Elizabeth Anne Holmes was raised to be special, to be a "somebody." At 9 or 10, when asked what she wanted to be when she grew up, she said she wanted to be a billionaire.
Her family background on both sides was very grand, at least back in the day. An ancestor was one of Napoleon's top field generals, another started a big company, although there were reversals of fortune and they seemed to have got shabbier as time went on. Her father Chris exhorted her to leave her mark on the world, claw back her lost status; that she would need to accomplish something that furthered humanity's good, not just become rich.
"I grew up with those stories about greatness, " Elizabeth Holmes told the New Yorker. "And about people deciding not to spend their lives on something purposeful and what happens to them when they make that choice – the impact on character and quality of life."
So Holmes decided to spend her life on something purposeful, founding the blood testing company Theranos at age 19. But hey ho. It turns out she will have left her mark on the world for very different reasons than those her father might have hoped.
She sure rose high before she fell. Former US secretary of state George Schultz described Holmes: "Everywhere you look with this young lady, there's a purity of motivation." And US Defence Secretary Jim Mattis said: "She has probably one of the most mature and well-honed sense of ethics- personal ethics, managerial ethics, business ethics, medical ethics that I've ever heard articulated."
Cough, cough. It would be fair to say there is not much in the way of purity or ethics surrounding Holmes now.
This week she was charged with criminal fraud and could spend decades in prison. Her company, which at one stage had a valuation of US$9 billion (NZ$13 billion), was based on inflated claims it had special technology allowing it to do instant tests on tiny amounts of blood. This was a sham. A lab she showed investors was a fake. And, as Jon Carreyrou writes in his brilliant expose, Bad Blood: Secrets and lies in a Silicon Valley startup, Holmes pushed ahead with a trial of her flawed technology on cancer sufferers, despite knowing it didn't work.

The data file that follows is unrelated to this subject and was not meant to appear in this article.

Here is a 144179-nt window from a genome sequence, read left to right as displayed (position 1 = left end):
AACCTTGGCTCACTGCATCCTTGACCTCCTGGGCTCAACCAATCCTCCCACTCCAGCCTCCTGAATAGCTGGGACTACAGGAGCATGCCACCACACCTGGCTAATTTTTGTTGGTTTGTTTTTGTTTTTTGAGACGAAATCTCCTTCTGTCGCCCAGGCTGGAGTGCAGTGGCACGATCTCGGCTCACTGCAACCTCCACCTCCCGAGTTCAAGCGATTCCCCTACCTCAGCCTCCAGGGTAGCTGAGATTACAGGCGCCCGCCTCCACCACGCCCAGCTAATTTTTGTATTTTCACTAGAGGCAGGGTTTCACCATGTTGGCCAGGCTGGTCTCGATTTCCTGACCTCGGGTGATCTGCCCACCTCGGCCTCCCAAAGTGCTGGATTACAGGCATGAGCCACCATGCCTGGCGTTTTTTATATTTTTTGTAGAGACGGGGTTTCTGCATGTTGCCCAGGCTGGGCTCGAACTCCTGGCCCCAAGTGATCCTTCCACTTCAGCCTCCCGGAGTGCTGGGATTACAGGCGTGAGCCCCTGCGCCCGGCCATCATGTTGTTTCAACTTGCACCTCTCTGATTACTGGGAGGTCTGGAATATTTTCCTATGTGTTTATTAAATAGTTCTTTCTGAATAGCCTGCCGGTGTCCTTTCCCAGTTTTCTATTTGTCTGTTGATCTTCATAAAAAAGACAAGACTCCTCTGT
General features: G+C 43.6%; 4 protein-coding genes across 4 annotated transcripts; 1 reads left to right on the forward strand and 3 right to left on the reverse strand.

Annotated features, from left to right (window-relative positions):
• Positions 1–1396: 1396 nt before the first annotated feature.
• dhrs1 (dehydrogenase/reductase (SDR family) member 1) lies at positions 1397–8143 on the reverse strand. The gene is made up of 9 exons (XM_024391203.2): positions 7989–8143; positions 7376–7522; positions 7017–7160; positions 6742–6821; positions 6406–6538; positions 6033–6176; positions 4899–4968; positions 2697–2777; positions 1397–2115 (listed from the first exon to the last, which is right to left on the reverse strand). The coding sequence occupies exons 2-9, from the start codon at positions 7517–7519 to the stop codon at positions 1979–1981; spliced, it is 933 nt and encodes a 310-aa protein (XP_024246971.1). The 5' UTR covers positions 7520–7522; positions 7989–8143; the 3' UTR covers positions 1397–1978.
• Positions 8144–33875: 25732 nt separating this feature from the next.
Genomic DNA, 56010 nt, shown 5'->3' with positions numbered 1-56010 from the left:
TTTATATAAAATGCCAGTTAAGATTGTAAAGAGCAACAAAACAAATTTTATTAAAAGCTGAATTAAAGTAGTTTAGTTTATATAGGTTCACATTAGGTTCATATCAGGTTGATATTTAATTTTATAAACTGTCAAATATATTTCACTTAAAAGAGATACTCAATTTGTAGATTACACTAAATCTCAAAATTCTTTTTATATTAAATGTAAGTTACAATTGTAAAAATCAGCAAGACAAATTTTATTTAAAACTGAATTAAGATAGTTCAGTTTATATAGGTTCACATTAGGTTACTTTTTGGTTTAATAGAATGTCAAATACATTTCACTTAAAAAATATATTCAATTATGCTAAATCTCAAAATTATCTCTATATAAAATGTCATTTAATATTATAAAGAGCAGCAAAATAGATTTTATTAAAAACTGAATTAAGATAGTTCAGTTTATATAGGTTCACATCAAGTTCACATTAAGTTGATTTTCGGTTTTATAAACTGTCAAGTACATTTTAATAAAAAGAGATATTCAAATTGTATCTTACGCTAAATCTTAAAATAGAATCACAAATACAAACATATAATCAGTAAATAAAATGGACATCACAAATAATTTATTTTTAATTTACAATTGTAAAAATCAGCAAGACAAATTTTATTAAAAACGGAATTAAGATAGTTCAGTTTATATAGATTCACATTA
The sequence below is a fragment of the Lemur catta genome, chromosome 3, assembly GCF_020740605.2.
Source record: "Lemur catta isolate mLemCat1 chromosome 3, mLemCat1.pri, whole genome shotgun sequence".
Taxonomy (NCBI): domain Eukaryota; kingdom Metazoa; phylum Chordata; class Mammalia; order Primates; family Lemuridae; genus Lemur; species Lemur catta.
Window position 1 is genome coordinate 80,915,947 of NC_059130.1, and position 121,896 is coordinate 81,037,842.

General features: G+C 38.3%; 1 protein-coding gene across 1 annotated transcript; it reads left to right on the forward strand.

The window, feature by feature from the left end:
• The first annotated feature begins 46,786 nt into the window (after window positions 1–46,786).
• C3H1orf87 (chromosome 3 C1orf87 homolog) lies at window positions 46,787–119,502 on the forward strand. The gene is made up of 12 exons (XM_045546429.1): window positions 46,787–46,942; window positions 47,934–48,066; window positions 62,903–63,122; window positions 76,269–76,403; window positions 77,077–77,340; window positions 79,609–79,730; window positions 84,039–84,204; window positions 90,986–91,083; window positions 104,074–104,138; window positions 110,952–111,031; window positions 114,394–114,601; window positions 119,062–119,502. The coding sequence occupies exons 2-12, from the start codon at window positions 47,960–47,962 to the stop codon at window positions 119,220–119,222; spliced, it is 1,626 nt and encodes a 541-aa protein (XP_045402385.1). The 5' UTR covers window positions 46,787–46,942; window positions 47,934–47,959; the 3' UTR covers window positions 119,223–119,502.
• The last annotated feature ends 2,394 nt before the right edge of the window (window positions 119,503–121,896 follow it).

How did it go so wrong? And are we doing our kids a disservice if, like Chris Holmes, we are exhorting them to pursue greatness? Are our grandiose hopes for our children perversely setting them up to fail? Not everyone can be the next Steve Jobs.
Once upon a time, people who went into business were assumed to be in it for the money. At least with robber barons or a Rockefeller or a Murdoch, you knew where you stood. They were ruthless and greedy. End of.
These days, it's not so clear who is genuinely altruistic and who is simply an arsehole with a snazzy marketing pitch.
Because these days pretty much everyone in business says they want to change the world. This is not a bad thing, obviously. Holmes' technology, if it had worked, might have revolutionised lab tests, making them more accessible and cheaper and benefitted many people.
The problem is, it didn't work. And yet so many people desperately wanted the story to be true, they put aside their scepticism and better judgment. It might have helped if there was a bit less hero-worship of young entrepreneurs. And we may not be Silicon Valley but I notice we increasingly do that fawning thing here, too.
Recently, local entrepreneurs gathered at an extravagant party at the former Dotcom mansion in Auckland. The party with a Great Gatsby theme was hosted by 22-year-old Jake Millar, and Newshub said it was a chance to meet "somebodies" (the old, much-maligned Kiwi egalitarianism has truly fallen by the wayside).
Millar has raised a seven figure sum for his advertorial site Unfiltered, containing "uplifting" interviews with entrepreneurs. Good luck to him, although I'm not sure how much good it is doing.
Those who are feature on the site are not interviewed by journalists and get the right to vet what's shown, so Unfiltered is unlikely to ever give a warts-and-all look at a company let alone break a story like the Theranos expose. That was laid bare by Carreyrou, from the Wall Street Journal, a paper owned by someone I regard as Dr Evil, Rupert Murdoch. Murdoch doesn't make any proclamations to "do good" but one story like that is probably contributing more to the world than 1000 puff pieces about wannabe do-gooders. The world is full of paradox, eh?
And maybe we are more likely to encourage young people to change the world, not by exhorting them to Napoleonic greatness, but by helping them stay in touch with their own basic goodness as human beings.
While I was writing this, I just asked my 10-year-old son what he wants to be when he grows up. "I just want to be a normal citizen that just works on things during the day." Dude, that's fine by me.